Abstract: We evaluated the precipitation climatology of the Intermountain Region (IR) as generated by the six regional climate models of the North American Regional Climate Change Assessment Program (NARCCAP). A complex combination of the precipitation annual and semiannual cycles with their different phases form four major climate regimes over the IR. Each model produces systematic biases in the central IR where these different climate regimes meet. The simulated annual cycles are universally too strong, and the winter precipitation is too large. On the other hand, the semiannual cycles are relatively well produced. The strong annual cycles and the excess winter precipitation obscure the signals of spring/summer precipitation and may have led to false signals of the El Niño-Southern Oscillation (ENSO) found in the central IR. Therefore, caution is advised when interpreting the simulated NARCCAP precipitation for the IR.
Abstract: Seasonal extreme daily precipitation is analyzed in the ensemble of NARCAPP regional climate models. Significant variation in these models' abilities to reproduce observed precipitation extremes over the contiguous United States is found. Model performance metrics are introduced to characterize overall biases, seasonality, spatial extent and the shape of the precipitation distribution. Comparison of the models to gridded observations that include an elevation correction is found to be better than to gridded observations without this correction. A complicated model weighting scheme based on model performance in simulating observations is found to cause significant improvements in ensemble mean skill only if some of the models are poorly performing outliers. The effect of lateral boundary conditions are explored by comparing the integrations driven by reanalysis to those driven by global climate models. Projected mid-century future changes in seasonal precipitation means and extremes are presented and discussions of the sources of uncertainty and the mechanisms causing these changes are presented.
Abstract: Decision support tools for agriculture often require meteorological data as inputs, but data availability and quality are often problematic. Difficulties arise with daily solar radiation (SRAD) because the instruments require electronic integrators, accurate sensors are expensive, and calibration standards are seldom available. NASA s Prediction of Worldwide Energy Resources (NASA/POWER; power.larc.nasa.gov) project estimates SRAD based on satellite observations and atmospheric parameters obtained from satellite observations and assimilation models. These data are available for a global 1° x 1° coordinate grid. The SRAD can also be generated from atmospheric attenuation of extraterrestrial radiation (Q0). We compared daily solar radiation data from NASA/POWER (SRADNP) with instrument readings from 295 stations (observed values of daily solar radiation, SRADOB) and values estimated by Weather Generator for Solar Radiation (WGENR) generator. Two sources of air temperature and precipitation records provided inputs to WGENR: the stations reporting solar data and the NOAA Cooperative Observer Program (COOP) stations. The resulting data were identified as solar radiation valaues obtained using the Weather Generator for Solar Radiation software in conjunction with daily weather data from the stations providing values of observed values of daily solar radiation (SRADWG) and solar radiation values obtained using the Weather Generator for Solar Radiation software in conjunction with daily weather data from NOAA COOP stations (SRADCO), respectively. Values of SRADNP for individual grid cells consistently showed higher correlations (typically 0.85 0.95) with SRADOB than did SRADWG or SRADCO. Mean values of SRADOB, SRADWG, and SRADNP for a grid cell usually were within 1 MJ m-2 d-1 of each other, but NASA/POWER values averaged 1.1 MJ m-2 d-1 lower than SRADOB. This bias increased at lower latitudes and during summer months and is partially explained by assumptions about ambient aerosol properties. The NASA/POWER solar data are a promising resource for studies requiring realistic accounting of historic variation.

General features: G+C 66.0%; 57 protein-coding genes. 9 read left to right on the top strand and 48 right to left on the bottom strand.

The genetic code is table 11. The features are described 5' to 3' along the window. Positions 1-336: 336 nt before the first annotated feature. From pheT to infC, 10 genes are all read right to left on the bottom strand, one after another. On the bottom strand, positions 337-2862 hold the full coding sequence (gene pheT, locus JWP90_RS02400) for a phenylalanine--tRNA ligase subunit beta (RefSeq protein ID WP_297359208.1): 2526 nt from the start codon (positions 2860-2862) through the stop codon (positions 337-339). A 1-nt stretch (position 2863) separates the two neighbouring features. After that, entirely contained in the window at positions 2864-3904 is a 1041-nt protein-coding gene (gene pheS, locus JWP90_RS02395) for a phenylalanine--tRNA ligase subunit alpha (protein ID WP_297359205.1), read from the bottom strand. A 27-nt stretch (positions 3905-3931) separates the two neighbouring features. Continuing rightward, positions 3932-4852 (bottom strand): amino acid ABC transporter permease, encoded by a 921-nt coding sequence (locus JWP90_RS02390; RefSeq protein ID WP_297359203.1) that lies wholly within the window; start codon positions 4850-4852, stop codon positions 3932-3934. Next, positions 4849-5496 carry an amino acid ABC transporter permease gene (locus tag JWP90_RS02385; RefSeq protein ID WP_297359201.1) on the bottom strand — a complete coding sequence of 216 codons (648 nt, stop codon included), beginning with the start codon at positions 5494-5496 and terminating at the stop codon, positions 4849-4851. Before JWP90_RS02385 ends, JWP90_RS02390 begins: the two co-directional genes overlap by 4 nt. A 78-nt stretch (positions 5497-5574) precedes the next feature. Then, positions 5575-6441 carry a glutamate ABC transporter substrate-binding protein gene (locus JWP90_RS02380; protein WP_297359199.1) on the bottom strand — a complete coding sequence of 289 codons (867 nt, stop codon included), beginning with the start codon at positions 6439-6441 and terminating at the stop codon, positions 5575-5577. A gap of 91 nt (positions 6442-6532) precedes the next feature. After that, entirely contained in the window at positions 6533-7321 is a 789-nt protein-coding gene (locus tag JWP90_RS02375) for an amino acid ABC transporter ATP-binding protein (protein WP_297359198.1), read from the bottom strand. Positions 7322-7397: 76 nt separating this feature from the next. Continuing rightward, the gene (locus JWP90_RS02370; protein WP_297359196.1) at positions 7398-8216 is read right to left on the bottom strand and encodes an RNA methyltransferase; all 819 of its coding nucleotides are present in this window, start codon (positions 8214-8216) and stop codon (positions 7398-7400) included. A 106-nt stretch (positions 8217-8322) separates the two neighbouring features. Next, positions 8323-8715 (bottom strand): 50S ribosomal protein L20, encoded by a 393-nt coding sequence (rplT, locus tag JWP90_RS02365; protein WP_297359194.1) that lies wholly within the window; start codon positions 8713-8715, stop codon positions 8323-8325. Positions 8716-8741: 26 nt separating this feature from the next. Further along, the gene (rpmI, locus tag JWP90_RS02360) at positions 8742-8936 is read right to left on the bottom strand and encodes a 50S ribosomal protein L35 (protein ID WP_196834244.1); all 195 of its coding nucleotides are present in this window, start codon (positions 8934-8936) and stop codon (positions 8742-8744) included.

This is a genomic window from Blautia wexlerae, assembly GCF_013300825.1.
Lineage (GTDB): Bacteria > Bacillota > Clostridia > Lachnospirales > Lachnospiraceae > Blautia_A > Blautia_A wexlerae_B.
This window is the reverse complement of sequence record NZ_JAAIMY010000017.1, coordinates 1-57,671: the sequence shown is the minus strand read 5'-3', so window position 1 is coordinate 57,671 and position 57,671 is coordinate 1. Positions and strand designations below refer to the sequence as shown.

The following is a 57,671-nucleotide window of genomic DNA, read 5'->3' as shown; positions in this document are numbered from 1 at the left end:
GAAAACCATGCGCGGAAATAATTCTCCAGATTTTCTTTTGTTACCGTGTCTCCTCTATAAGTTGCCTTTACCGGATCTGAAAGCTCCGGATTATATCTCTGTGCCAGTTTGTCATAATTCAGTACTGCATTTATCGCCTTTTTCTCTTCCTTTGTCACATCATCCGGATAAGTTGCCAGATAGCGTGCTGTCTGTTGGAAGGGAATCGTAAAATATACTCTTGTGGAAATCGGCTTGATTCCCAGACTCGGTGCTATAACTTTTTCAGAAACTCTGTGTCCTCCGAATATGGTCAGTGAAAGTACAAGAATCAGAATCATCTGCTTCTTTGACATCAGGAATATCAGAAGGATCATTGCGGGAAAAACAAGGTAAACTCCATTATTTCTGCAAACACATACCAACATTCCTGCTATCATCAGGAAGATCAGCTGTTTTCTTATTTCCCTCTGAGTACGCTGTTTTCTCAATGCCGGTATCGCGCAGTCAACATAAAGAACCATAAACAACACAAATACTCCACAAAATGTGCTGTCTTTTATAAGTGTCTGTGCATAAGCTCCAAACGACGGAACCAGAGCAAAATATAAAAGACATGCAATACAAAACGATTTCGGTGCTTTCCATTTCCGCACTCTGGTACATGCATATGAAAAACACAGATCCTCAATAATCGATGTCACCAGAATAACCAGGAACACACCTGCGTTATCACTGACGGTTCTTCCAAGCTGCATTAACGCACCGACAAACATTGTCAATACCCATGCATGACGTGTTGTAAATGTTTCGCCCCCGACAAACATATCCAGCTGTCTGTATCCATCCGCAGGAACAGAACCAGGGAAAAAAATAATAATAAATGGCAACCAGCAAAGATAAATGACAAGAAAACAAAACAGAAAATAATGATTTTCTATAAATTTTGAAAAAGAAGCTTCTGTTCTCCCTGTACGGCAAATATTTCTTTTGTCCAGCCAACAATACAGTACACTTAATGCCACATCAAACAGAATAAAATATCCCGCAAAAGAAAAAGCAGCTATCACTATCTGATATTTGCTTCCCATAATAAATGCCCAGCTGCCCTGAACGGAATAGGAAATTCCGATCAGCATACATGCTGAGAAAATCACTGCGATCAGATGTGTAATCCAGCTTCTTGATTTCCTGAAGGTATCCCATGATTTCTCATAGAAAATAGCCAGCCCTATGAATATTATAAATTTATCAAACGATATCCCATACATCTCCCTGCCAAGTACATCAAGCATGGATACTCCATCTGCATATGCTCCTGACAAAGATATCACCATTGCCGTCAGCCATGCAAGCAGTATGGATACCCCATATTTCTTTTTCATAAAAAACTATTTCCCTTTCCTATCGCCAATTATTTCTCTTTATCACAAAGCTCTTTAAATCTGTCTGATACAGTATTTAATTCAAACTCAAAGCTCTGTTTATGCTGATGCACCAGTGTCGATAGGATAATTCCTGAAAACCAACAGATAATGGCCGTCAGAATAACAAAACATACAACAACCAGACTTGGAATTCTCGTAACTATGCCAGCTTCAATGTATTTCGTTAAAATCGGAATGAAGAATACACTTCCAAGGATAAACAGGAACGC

Abstract: The potential expansion of biofuel production raises food, energy, and environmental challenges that require careful assessment of the impact of biofuel production on greenhouse gas (GHG) emissions, soil erosion, nutrient loading, and water quality. In this study, we describe a spatially-explicit integrative modeling framework (SEIMF) to understand and quantify the environmental impacts of different biomass cropping systems. This SEIMF consists of three major components: 1) a geographic information system (GIS)-based data analysis system to define spatial modeling units with resolution of 56 m to address spatial variability, 2) the biophysical and biogeochemical model EPIC (Environmental Policy Integrated Climate) applied in a spatially-explicit way to predict biomass yield, GHG emissions, and other environmental impacts of different biofuel crops production systems, and 3) an evolutionary multi-objective optimization algorithm for exploring the trade-offs between biofuel energy production and unintended ecosystem-service responses. Simple examples illustrate the major functions of the SEIMF when applied to a 9-county Regional Intensive Modeling Area (RIMA) in SW Michigan to 1) simulate biofuel crop production, 2) compare impacts of management practices and local ecosystem settings, and 3) optimize the spatial configuration of different biofuel production systems by balancing energy production and other ecosystem-service variables. Potential applications of the SEIMF to support life cycle analysis and provide information on biodiversity evaluation and marginal-land identification are also discussed. The SEIMF developed in this study is expected to provide a useful tool for scientists and decision makers to understand sustainability issues associated with the production of biofuels at local, regional, and national scales.